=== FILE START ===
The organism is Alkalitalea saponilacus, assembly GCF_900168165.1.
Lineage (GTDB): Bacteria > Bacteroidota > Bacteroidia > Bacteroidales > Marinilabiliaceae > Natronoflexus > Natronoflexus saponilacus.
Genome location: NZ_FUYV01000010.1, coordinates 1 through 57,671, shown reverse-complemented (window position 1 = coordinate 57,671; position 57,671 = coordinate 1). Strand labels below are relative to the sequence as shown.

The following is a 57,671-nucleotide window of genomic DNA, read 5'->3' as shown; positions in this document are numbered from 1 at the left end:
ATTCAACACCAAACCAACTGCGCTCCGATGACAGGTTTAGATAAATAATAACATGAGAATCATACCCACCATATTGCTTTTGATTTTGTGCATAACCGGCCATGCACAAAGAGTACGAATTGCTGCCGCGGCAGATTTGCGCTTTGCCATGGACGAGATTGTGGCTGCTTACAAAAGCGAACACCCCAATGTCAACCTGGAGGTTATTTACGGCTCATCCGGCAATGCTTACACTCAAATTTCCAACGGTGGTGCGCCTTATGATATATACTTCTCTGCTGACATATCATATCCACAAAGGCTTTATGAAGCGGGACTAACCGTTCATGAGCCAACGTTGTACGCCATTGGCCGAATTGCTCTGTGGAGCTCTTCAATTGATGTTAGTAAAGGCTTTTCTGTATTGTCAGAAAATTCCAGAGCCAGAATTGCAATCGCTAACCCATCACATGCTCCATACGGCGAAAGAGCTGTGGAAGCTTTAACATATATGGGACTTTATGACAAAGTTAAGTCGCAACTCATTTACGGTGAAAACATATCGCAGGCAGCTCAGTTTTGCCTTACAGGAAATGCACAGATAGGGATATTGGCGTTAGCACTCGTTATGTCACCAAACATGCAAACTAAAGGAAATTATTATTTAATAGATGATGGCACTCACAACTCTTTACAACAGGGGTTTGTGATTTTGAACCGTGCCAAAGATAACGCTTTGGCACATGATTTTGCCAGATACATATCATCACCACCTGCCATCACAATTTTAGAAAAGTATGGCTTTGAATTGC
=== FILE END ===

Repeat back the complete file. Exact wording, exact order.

The organism is Alkalitalea saponilacus, assembly GCF_900168165.1.
Lineage (GTDB): Bacteria > Bacteroidota > Bacteroidia > Bacteroidales > Marinilabiliaceae > Natronoflexus > Natronoflexus saponilacus.
Genome location: NZ_FUYV01000010.1, coordinates 1 through 57,671, shown reverse-complemented (window position 1 = coordinate 57,671; position 57,671 = coordinate 1). Strand labels below are relative to the sequence as shown.

The following is a 57,671-nucleotide window of genomic DNA, read 5'->3' as shown; positions in this document are numbered from 1 at the left end:
ATTCAACACCAAACCAACTGCGCTCCGATGACAGGTTTAGATAAATAATAACATGAGAATCATACCCACCATATTGCTTTTGATTTTGTGCATAACCGGCCATGCACAAAGAGTACGAATTGCTGCCGCGGCAGATTTGCGCTTTGCCATGGACGAGATTGTGGCTGCTTACAAAAGCGAACACCCCAATGTCAACCTGGAGGTTATTTACGGCTCATCCGGCAATGCTTACACTCAAATTTCCAACGGTGGTGCGCCTTATGATATATACTTCTCTGCTGACATATCATATCCACAAAGGCTTTATGAAGCGGGACTAACCGTTCATGAGCCAACGTTGTACGCCATTGGCCGAATTGCTCTGTGGAGCTCTTCAATTGATGTTAGTAAAGGCTTTTCTGTATTGTCAGAAAATTCCAGAGCCAGAATTGCAATCGCTAACCCATCACATGCTCCATACGGCGAAAGAGCTGTGGAAGCTTTAACATATATGGGACTTTATGACAAAGTTAAGTCGCAACTCATTTACGGTGAAAACATATCGCAGGCAGCTCAGTTTTGCCTTACAGGAAATGCACAGATAGGGATATTGGCGTTAGCACTCGTTATGTCACCAAACATGCAAACTAAAGGAAATTATTATTTAATAGATGATGGCACTCACAACTCTTTACAACAGGGGTTTGTGATTTTGAACCGTGCCAAAGATAACGCTTTGGCACATGATTTTGCCAGATACATATCATCACCACCTGCCATCACAATTTTAGAAAAGTATGGCTTTGAATTGC